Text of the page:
Viewport width =
September 1, 2008 | by  | in Music |
Share on FacebookShare on Google+Pin on PinterestTweet about this on Twitter

Is music criticism morally justified?

In the last issue of Salient, my co-editor Chris wrote a somewhat controversial piece about the multi-faceted music promotional behemoth that is A Low Hum, and enraged legions of indie fans. The number of (largely anti-Chris) comments on the Salient website numbers 140, and counting. While many are fairly inane, a few are relatively well considered and got me thinking.

Like this one from ‘josh’: “in a place as small as new zealand, you should be nurturing any ’scene’, not slagging it off as soon as it starts to flourish… nz is small enough that everyone should be helping each other out, not making it difficult for people to do things.”

Or this, from ‘stenhouse’: “This article is a disgusting example of tall poppy syndrome. There is little wonder why so many New Zealanders leave the country when at home they can only expect insult and criticism for being successful.” People seem to be suggesting that the music world in New Zealand, particularly the indie scene, just isn’t big enough to support criticism.

Is this true? Should we at Salient, and for that matter Magneto, Bandwagon, Groove Guide, Critic, Real Groove et al., refrain from saying anything less than complimentary about local bands, for fear of ruining their careers? Does the need to foster a greater sense of community and involvement in local music outweigh the value of a balanced yet critical opinion?

Should local artists be exempt from the kinds of judgments we apply to more famous or international acts?

Certainly, much music criticism is unjustified. Online music reviewers Pitchfork Media have a habit of ripping into music for no apparent reason other than making themselves look cool. Unfortunately, it’s always tempting to focus on the negative aspects of music, because for some lame reason they’re just a lot easier to write about. A negative album review glides off the tongue and on to the page, a positive one can take hours of nutting out. Yet taking the piss out of an artist for shits and giggles is not constructive.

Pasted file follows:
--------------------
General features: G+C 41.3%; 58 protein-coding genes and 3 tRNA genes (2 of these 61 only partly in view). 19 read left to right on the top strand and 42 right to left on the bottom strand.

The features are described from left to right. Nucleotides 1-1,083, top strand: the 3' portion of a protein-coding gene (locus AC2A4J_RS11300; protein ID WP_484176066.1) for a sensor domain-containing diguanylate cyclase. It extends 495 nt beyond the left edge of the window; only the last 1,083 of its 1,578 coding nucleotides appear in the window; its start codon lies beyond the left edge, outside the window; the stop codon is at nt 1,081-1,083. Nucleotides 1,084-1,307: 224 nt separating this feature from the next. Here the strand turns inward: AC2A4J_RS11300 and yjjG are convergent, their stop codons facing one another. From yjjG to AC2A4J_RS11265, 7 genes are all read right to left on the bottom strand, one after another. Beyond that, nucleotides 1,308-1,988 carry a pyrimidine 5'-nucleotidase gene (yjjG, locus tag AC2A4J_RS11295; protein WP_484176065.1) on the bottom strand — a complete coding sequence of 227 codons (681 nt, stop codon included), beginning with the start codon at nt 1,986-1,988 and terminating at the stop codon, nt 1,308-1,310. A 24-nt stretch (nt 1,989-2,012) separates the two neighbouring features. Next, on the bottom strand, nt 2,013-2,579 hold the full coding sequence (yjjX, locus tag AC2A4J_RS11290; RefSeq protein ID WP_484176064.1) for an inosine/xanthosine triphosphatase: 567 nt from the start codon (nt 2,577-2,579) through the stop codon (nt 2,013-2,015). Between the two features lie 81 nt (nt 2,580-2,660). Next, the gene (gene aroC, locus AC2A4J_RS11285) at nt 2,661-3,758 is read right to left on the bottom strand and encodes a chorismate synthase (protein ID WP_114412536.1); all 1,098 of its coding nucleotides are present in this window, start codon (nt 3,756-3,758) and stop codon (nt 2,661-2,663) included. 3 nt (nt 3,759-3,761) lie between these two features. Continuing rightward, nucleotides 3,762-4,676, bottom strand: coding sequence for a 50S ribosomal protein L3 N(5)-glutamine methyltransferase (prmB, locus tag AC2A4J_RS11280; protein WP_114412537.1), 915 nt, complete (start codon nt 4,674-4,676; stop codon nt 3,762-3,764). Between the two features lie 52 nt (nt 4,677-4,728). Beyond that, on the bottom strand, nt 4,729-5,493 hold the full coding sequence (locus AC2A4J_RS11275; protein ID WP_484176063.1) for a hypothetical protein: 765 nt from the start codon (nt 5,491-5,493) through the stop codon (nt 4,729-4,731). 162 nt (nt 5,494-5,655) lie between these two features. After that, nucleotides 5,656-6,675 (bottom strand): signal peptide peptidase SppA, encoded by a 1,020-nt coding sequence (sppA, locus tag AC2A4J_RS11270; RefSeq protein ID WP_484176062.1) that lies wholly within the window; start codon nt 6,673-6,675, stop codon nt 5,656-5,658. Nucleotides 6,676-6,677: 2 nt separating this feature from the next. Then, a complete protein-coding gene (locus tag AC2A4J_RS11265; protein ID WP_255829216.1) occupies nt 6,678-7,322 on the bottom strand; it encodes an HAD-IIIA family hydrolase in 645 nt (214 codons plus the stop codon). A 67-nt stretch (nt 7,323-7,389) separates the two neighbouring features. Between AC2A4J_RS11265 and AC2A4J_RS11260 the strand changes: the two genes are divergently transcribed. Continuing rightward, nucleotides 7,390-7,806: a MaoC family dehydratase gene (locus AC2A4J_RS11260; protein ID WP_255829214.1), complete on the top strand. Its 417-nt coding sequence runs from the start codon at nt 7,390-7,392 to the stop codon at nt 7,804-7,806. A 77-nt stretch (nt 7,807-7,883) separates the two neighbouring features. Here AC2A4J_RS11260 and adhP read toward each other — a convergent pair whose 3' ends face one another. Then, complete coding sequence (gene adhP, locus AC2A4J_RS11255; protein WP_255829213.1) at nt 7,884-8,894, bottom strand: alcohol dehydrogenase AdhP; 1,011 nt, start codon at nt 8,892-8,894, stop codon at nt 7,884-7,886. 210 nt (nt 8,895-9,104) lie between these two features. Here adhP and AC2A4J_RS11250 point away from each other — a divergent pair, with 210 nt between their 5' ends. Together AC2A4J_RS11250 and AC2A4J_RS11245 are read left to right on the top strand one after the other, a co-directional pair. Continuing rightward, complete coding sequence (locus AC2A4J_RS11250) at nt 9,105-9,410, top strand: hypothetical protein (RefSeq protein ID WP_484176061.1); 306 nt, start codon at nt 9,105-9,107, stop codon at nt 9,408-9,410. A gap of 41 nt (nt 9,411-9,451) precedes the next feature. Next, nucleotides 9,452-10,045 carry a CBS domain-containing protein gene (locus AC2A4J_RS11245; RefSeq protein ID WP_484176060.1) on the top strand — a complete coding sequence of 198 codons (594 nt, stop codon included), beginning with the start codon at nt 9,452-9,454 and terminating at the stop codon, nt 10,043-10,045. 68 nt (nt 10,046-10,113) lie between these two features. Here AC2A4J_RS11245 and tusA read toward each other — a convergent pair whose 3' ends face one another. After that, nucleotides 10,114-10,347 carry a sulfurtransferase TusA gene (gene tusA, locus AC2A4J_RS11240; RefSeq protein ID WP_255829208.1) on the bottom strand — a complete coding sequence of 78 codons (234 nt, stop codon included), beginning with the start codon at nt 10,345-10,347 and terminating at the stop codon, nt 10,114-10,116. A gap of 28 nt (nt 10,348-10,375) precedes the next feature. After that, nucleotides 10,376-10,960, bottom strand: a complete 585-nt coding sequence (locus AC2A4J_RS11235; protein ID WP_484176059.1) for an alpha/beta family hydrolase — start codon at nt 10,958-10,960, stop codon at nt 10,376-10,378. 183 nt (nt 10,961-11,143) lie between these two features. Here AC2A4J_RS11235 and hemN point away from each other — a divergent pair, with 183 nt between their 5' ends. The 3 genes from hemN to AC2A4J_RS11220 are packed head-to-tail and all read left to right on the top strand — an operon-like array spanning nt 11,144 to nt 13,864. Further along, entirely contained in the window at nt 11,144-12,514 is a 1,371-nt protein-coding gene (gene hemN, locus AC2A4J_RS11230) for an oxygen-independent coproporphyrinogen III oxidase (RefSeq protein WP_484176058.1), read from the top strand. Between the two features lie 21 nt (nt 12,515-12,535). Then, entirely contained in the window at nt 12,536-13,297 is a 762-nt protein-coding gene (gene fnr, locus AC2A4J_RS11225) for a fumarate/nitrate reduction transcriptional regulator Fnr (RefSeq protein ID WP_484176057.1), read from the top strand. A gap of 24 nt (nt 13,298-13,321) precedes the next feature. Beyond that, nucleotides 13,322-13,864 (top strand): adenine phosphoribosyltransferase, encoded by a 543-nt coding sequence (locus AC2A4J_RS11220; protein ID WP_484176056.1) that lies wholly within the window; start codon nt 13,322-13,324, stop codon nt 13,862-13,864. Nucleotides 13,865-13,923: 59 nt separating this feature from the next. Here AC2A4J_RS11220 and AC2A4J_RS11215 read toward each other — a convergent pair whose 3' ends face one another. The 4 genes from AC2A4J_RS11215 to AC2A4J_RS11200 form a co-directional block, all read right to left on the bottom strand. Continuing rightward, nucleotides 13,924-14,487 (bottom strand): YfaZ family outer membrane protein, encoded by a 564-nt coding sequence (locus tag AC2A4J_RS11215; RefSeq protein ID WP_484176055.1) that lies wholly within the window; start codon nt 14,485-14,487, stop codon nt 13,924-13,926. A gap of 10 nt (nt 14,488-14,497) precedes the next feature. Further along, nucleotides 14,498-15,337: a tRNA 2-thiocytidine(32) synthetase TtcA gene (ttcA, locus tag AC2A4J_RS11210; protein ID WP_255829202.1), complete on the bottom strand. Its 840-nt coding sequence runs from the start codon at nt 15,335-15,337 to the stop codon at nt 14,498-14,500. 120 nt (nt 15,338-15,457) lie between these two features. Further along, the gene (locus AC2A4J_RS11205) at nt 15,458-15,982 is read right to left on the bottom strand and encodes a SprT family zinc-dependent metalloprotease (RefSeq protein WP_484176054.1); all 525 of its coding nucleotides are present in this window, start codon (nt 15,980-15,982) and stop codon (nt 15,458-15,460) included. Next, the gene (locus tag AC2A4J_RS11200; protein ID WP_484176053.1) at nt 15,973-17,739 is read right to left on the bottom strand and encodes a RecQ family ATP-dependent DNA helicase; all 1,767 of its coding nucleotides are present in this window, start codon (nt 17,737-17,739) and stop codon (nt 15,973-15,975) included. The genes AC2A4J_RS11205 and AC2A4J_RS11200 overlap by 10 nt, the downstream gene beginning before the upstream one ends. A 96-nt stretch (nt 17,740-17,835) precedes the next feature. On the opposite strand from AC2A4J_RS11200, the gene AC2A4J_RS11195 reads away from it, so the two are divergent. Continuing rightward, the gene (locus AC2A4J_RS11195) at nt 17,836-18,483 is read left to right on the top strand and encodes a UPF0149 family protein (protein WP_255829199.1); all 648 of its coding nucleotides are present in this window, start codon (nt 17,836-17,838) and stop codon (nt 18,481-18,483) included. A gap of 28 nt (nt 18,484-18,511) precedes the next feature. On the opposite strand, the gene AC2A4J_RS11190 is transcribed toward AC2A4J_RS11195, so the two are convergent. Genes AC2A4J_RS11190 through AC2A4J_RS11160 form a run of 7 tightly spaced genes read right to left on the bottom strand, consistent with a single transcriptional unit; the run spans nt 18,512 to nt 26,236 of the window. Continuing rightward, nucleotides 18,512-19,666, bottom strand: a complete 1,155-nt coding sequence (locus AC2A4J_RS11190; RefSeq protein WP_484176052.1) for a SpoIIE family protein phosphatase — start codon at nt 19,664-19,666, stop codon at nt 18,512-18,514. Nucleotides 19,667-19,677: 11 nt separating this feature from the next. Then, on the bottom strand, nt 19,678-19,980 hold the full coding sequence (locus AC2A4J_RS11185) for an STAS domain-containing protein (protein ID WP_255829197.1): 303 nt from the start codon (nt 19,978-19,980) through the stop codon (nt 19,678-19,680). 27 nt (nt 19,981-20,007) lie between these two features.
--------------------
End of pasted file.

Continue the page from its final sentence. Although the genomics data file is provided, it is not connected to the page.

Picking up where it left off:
But when we stop criticizing entirely, quality control goes out the window. Remember the first time someone dared to say something bad about Wellington dub – and the backlash against the ‘haters’? Before then, everything that came out of our city that involved horn sections and guitar strokes on the up-beat was praised indiscriminately. An atmosphere of preciousness and back-slapping prevailed, we forgot that denouncing one act or an aspect of their music didn’t automatically mean denouncing the entire Wellington scene, and the result was a growing trash heap of mediocrity.

Music criticism does good shit for the music world. Fact. Media critique can provoke bands to evaluate themselves, and drive up the overall quality of music being produced. A review of a show or CD can not only give readers an idea of whether they should bother to listen to the artist, it can also prompt thought about what makes good music and help people define their own tastes better. Fair and level-headed criticism is undoubtedly an important part of any healthy musical community.

As music critics, we are keenly aware that giving in to bitchiness is harmful for the music scene (and our souls). We’re also aware, however, that no one trusts a music reviewer who only ever says nice things, and a magazine that is wholly complimentary does nothing for anyone apart from getting them ignored.

The fact that local bands now get to enjoy a presence in the media is ultimately beneficial to the scene as a whole. Being written about, in whatever capacity, makes the bands more accessible. It helps people realise that they exist, that they don’t just play for the exclusive enjoyment of their scenester friends, and helps highlight the ones that deserve extra credit.

The argument that New Zealand’s indie scene is too small for harsh criticism doesn’t stand up. Local bands are not woodlice – all the wonderful artists that have come out of the woodwork in the last few years are not going to retreat back just because people aren’t saying exclusively nice things about them. The indie scene isn’t ‘small’ anyways, it’s entirely in proportion to this country’s population.

Okay, so maybe sometimes music reviewers get carried away with the bad stuff, and the bands being criticised feel unjustly attacked, and their fans write angry comments on a web page… But in the bigger picture, the scene comes out on top. Music media puts bands on the radar.

Sweet, now that I’ve justified my presence in this magazine, let’s get on with the rest of this week’s music pages…

Share on FacebookShare on Google+Pin on PinterestTweet about this on Twitter

About the Author ()

Comments are closed.

Recent posts

  1. Newsthub: No need to kill cats Mittens, owners should be responsible – Wellington Mayor Justin Lester
  2. Where Does Your Student Services Levy Go?
  3. Presidential Address
  4. Simran Rughani Resigns from VUWSA
  5. Score Steamed Hams with Seymour for Society Soirée
  6. VUWSA Launches Student Mental Health Campaign
  7. Tragicomic Webseries
  8. Issue 18, Vol 81: Under the Surface
  9. NT: Te Ara Tauira
  10. Queer Coverage: Local, National, and International LGBTQIA+ News
Website-Cover-Photo7

Editor's Pick

This Ain’t a Scene it’s a Goddamned Arm Wrestle

: Interior – Industrial Soviet Beerhall – Night It was late November and cold as hell when I stumbled into the Zhiguli Beer Hall. I was in Moscow, about to take the trans-Mongolian rail line to Beijing, and after finding someone in my hostel who could speak English, had decided